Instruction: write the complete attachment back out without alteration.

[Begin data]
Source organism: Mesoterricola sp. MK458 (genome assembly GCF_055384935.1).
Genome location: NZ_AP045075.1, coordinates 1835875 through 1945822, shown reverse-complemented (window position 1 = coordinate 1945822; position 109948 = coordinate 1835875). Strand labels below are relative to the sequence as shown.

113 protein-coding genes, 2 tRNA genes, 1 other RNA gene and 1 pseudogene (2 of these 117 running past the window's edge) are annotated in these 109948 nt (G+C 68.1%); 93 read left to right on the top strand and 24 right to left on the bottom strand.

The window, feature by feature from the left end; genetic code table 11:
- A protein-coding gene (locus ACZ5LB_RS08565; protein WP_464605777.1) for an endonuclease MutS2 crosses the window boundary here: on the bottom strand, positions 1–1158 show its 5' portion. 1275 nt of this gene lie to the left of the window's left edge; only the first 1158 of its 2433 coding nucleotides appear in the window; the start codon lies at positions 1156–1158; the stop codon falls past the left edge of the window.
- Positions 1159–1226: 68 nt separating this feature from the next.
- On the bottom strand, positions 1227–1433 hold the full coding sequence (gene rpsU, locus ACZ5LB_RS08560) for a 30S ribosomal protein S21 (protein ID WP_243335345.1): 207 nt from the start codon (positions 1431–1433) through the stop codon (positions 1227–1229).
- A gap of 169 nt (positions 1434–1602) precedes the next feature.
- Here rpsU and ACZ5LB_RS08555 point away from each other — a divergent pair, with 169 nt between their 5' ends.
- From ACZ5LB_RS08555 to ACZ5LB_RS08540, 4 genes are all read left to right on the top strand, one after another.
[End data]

Source organism: Mesoterricola sp. MK458 (genome assembly GCF_055384935.1).
Genome location: NZ_AP045075.1, coordinates 1835875 through 1945822, shown reverse-complemented (window position 1 = coordinate 1945822; position 109948 = coordinate 1835875). Strand labels below are relative to the sequence as shown.

113 protein-coding genes, 2 tRNA genes, 1 other RNA gene and 1 pseudogene (2 of these 117 running past the window's edge) are annotated in these 109948 nt (G+C 68.1%); 93 read left to right on the top strand and 24 right to left on the bottom strand.

The window, feature by feature from the left end; genetic code table 11:
- A protein-coding gene (locus ACZ5LB_RS08565; protein WP_464605777.1) for an endonuclease MutS2 crosses the window boundary here: on the bottom strand, positions 1–1158 show its 5' portion. 1275 nt of this gene lie to the left of the window's left edge; only the first 1158 of its 2433 coding nucleotides appear in the window; the start codon lies at positions 1156–1158; the stop codon falls past the left edge of the window.
- Positions 1159–1226: 68 nt separating this feature from the next.
- On the bottom strand, positions 1227–1433 hold the full coding sequence (gene rpsU, locus ACZ5LB_RS08560) for a 30S ribosomal protein S21 (protein ID WP_243335345.1): 207 nt from the start codon (positions 1431–1433) through the stop codon (positions 1227–1229).
- A gap of 169 nt (positions 1434–1602) precedes the next feature.
- Here rpsU and ACZ5LB_RS08555 point away from each other — a divergent pair, with 169 nt between their 5' ends.
- From ACZ5LB_RS08555 to ACZ5LB_RS08540, 4 genes are all read left to right on the top strand, one after another.